The Great Lakes Water Authority has approved a 1-percent increase in drinking water and sewer budget for the 2019 fiscal year. The increase is consistent with the authority’s commitment of a 4-percent maximum price hike on an annual basis.
“The authority continues to demonstrate success in keeping costs below our budget cap,” says Sue F. McCormick, CEO of the GLWA, which provides water and wastewater services to 127 municipalities in southeastern Michigan.
The drinking water and sewer services charges will vary by member community and cover all of the authority’s costs of providing water and sewer services. This includes pumping stations, transmission pipes, and treatment plant maintenance and renewal, as well as paying debt service on outstanding bonds issued to fund ongoing capital improvements to the system’s vast infrastructure.
“The budget set last week ensures that the authority will be able to continue operating, maintaining, and improving the regional system,” says Freman Hendrix, chairman of the GLWA board. “The administration’s focus this fiscal year is on infrastructure management, and the budget we’ve set will allow progress to be made, especially on the water side with the use of groundbreaking technology that will be used in a pilot project to assess the section of transmission main that was involved in the break last year which affected a number of communities in Oakland County.”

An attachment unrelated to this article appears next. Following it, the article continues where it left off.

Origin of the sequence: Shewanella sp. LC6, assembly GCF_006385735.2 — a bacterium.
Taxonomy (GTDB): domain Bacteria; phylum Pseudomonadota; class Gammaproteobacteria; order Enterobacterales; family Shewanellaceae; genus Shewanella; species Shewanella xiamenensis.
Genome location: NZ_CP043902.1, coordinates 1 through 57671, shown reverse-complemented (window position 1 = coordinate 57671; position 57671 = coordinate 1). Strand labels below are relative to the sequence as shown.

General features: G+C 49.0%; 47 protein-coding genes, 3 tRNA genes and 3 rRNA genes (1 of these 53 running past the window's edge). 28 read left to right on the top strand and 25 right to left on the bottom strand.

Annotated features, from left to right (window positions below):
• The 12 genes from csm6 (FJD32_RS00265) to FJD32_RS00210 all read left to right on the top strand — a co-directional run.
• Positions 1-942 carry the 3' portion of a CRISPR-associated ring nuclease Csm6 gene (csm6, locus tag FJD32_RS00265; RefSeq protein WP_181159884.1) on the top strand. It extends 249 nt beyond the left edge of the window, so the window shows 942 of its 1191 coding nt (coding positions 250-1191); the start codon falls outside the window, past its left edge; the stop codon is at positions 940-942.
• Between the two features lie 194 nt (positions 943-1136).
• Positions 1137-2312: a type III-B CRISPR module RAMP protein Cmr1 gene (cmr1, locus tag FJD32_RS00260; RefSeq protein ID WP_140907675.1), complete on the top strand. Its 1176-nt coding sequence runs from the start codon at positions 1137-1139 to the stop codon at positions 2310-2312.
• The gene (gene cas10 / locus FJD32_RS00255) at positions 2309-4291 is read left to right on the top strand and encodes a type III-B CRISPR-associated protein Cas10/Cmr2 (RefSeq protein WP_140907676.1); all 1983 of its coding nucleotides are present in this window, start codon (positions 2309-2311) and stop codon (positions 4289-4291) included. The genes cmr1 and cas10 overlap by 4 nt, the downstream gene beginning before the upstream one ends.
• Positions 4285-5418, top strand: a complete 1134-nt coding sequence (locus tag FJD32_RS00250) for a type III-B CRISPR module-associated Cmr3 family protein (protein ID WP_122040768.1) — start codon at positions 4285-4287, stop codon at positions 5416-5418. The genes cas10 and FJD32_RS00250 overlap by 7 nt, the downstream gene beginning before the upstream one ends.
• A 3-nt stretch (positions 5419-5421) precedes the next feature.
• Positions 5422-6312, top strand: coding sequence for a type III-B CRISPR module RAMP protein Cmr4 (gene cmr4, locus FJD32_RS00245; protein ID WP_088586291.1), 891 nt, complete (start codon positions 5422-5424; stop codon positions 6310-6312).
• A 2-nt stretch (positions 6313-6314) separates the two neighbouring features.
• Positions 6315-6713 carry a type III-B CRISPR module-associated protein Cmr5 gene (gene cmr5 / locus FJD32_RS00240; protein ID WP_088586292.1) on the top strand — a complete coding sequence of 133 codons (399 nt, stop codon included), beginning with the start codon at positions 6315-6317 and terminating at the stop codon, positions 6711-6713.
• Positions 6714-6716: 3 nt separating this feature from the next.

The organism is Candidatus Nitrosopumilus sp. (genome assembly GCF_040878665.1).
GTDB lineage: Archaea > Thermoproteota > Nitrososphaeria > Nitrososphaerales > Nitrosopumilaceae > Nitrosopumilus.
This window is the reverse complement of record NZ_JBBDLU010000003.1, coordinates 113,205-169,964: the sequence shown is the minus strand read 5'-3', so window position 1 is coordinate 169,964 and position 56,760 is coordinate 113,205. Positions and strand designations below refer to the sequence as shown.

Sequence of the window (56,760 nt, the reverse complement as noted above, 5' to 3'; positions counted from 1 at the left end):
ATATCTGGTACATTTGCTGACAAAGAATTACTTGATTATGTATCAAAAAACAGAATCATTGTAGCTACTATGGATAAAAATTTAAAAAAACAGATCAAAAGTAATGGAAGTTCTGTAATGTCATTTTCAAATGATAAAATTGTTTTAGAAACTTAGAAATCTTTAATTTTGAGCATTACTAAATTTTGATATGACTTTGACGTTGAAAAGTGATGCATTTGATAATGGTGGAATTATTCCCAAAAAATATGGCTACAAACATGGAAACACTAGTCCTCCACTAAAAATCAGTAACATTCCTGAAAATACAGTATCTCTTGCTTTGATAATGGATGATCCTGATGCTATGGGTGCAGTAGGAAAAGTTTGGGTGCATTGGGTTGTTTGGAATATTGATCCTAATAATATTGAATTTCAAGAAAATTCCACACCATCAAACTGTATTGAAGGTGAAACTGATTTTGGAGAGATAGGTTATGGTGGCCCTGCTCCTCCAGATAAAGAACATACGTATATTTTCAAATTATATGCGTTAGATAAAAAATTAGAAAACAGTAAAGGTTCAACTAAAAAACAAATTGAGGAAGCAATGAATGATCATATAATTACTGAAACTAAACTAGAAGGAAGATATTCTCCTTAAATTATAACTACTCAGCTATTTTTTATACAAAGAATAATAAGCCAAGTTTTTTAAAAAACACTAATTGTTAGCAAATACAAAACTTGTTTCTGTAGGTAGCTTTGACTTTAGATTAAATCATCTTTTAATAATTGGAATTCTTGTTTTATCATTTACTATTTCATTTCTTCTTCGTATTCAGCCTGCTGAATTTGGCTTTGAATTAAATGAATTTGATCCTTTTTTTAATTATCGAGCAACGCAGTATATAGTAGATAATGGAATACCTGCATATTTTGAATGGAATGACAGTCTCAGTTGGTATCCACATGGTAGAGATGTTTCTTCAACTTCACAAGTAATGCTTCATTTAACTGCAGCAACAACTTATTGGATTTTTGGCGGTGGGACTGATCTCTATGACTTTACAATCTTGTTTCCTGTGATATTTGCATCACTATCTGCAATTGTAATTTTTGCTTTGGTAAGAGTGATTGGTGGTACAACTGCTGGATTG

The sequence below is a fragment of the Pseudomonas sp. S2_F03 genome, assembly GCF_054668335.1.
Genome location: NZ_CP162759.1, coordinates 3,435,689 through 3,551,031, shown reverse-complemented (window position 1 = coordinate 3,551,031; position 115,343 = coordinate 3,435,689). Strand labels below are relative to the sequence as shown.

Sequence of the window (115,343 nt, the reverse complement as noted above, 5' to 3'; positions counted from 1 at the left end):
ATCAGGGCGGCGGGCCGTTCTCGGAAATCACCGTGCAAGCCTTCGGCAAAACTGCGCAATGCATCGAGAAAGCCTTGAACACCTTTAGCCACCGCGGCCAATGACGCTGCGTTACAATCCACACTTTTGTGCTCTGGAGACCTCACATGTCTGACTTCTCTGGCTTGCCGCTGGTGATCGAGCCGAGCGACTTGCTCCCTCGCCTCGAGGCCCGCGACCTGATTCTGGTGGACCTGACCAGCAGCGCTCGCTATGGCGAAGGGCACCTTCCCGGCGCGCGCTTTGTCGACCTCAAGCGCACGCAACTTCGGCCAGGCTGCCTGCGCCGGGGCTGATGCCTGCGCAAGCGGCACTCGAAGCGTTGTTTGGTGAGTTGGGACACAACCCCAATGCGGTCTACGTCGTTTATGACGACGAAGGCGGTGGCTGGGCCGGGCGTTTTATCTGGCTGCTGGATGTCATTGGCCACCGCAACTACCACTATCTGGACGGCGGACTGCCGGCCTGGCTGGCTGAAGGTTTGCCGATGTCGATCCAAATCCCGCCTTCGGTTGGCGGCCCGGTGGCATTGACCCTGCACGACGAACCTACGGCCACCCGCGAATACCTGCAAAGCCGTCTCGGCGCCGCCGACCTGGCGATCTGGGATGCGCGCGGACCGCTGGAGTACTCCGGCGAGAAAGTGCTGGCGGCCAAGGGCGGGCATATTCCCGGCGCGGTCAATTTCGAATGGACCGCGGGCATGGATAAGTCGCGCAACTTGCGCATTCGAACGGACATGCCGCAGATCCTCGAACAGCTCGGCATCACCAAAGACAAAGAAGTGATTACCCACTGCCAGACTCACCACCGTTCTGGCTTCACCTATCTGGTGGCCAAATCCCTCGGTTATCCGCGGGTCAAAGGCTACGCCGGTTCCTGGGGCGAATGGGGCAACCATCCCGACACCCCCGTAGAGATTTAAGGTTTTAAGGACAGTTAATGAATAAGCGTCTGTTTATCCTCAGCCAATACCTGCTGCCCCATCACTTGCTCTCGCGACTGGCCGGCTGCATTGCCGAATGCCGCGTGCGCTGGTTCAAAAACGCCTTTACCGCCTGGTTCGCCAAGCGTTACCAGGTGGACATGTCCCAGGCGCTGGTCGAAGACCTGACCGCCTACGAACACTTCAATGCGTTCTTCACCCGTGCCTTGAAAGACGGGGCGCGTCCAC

The charges for the 2019 fiscal year will be passed along to the member partners. Each community must determine what additional costs are necessary to provide service to their individual retail customers based on the operations and maintenance of their local systems. Each member partner sets the end-cost that is passed along to consumers.
Income-qualified residents in GLWA’s service area who have trouble with their water bill have the opportunity to enroll in the Water Residential Assistance Program, which can provide water bill payment assistance, arrearage assistance, water audits and water conservation education, and up to $1,000 per home to fix leaks and other minor home plumbing repairs.
“The board’s action today demonstrates GLWA’s balanced approach to achieving near- and long-term financial sustainability,” says Nicolette Bateson, GLWA’s CFO and treasurer. “This is achieved with controlled annual operating costs combined with a modest annual revenue adjustment dedicated to infrastructure investment and reduced reliance on debt.”